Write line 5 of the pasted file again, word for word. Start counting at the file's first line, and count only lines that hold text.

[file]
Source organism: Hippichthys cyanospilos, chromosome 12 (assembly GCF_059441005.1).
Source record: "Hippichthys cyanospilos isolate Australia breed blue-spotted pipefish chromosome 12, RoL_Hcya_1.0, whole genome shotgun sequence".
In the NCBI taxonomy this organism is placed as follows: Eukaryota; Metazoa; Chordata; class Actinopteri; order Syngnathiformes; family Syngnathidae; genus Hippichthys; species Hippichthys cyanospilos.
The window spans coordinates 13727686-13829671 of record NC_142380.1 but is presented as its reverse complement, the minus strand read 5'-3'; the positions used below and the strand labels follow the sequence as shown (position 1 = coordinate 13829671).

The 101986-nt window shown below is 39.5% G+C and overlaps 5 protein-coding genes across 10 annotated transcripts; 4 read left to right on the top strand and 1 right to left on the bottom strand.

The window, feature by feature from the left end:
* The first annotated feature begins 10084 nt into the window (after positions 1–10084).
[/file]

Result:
The 101986-nt window shown below is 39.5% G+C and overlaps 5 protein-coding genes across 10 annotated transcripts; 4 read left to right on the top strand and 1 right to left on the bottom strand.